Exchanges matter more now than ever

Globalization was supposed to bring us all together. In some ways it has; our ability to communicate with anyone anywhere around the world in real time is just one example. Nevertheless, globalization has brought about a dangerous phenomenon that needs to be put in check; if it isn’t, too many doors that might open will close.

If we’ve learned anything over the last four or so years, it’s that globalization has caused significant fear within millions of people. Whether you want to call it national identity or some similar term, the reality is too many people around the world fear the best of their country is being swallowed up by multi-national corporations that seek to homogenize everyone. Yes, being American, British, Chinese, Dutch and follow the alphabet trail all the way to z doesn’t feel the same as it did a generation ago.

The unfortunate effect of this fear in too many countries has come through seeking to close borders, doors and minds. Of course, those of us who live in the United States saw this intensity to close during Donald Trump’s presidency. He ravaged America’s allies and sought to re-establish a Cold War mindset with countries such as China and Russia. All of this, he promised, would somehow Make America Great Again.

Nonsense. It made America an international pariah.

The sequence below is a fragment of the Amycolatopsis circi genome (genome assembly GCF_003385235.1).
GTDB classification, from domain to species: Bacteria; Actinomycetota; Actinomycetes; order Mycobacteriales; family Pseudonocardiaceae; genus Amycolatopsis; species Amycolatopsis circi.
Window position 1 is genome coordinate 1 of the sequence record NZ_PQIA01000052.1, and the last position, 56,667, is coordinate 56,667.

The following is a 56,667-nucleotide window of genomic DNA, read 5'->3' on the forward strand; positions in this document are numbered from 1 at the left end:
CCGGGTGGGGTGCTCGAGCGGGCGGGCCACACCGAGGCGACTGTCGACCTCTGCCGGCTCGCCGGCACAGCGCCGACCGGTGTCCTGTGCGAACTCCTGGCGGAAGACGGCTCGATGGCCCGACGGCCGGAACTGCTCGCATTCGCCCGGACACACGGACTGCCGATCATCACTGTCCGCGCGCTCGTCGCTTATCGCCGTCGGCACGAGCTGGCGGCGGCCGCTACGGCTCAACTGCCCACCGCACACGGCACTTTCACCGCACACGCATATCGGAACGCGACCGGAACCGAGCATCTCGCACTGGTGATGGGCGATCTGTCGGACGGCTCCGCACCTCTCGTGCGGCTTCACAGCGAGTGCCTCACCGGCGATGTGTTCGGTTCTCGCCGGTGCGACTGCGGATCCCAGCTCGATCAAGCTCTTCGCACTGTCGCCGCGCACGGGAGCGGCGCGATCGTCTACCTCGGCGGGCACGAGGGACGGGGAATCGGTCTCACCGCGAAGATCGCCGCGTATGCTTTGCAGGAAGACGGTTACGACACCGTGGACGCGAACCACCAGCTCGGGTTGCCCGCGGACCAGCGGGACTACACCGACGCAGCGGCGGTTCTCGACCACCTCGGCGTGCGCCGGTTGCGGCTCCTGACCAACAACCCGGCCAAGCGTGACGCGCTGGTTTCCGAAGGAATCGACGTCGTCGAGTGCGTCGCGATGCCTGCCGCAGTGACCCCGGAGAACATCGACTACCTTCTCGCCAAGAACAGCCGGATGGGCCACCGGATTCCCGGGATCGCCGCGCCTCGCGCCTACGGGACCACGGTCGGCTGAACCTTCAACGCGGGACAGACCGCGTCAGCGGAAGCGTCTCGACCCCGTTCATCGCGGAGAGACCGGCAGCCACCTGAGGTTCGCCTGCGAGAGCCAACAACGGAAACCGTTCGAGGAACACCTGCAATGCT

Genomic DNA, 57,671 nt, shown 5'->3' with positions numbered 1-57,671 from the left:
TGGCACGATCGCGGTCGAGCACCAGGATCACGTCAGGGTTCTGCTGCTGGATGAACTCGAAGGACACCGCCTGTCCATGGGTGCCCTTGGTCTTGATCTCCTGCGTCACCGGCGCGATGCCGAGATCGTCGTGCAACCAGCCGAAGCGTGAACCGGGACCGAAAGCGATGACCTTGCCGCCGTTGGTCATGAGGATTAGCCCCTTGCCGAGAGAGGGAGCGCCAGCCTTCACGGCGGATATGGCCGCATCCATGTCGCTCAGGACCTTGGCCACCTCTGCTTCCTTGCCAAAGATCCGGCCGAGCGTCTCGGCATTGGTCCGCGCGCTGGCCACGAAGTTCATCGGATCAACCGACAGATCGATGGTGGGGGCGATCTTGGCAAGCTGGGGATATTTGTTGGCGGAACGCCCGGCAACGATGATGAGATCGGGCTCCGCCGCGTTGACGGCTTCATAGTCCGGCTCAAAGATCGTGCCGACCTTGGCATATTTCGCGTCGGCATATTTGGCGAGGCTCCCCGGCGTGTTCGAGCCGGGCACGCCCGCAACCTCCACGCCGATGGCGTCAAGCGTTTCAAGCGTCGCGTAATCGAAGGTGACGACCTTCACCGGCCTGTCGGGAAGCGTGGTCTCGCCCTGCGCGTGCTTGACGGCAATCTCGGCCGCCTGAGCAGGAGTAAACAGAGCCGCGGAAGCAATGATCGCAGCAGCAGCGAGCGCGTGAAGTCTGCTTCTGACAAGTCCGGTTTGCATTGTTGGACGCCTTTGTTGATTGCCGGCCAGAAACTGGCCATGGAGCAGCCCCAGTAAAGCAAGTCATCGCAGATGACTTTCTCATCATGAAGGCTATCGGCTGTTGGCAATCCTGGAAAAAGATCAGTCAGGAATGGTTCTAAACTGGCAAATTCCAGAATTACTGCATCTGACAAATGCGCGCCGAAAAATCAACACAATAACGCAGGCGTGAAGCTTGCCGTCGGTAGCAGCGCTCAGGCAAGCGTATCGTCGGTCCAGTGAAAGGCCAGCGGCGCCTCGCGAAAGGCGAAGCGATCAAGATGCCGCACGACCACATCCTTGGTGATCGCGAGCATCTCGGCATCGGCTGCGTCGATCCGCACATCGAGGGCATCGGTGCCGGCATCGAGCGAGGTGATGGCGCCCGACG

The best way to counter fears about globalization is not to close borders, doors and minds, but to open them. Wide. Break the hinges off when you open those doors, my friends, because it is through such efforts that we understand each other much better.

Our collective world — and all of us inhabit it, no matter the part of it we call home — is made safer when, as just one example, college educators and students from the U.S. visit their fellow educators and students in China. Exchanges such as these improve cultural, historical and social understanding. Our similarities become even more obvious and our difference become even less relevant.

Each of us — no matter our position in society — must embrace open borders, doors and minds. You never know what kind of change might follow.

It was 50 years ago when a group of American and Chinese ping-pong players hatched what seemed like a crazy idea: What if the Americans who were competing in a tournament in nearby Japan made an unplanned visit to China? Few people would have imagined that the doors that were opened from that visit soon would lead to an American president visiting China and soonn after that to China’s re-entering the global community of nations.

A group of ping-pong players did that? Yes. And they did it because instead of looking at each other as enemies who needed to be defeated in a sports event, they chose to see laughter and competition as a way to make their respective countries safer and better.

One of my students reminded me not long ago that “you’re the professor who says you want your students to trust you, and then you do everything you can to prove it.” It was a powerful, but humbling, reminder of the tremendous role one person can play in another person’s life. That’s why being open to ideas, opinions, beliefs, dreams and more matters.

I’m counting on you to be the same kind of person. If you do, our world will inch just a little bit closer to the good side.

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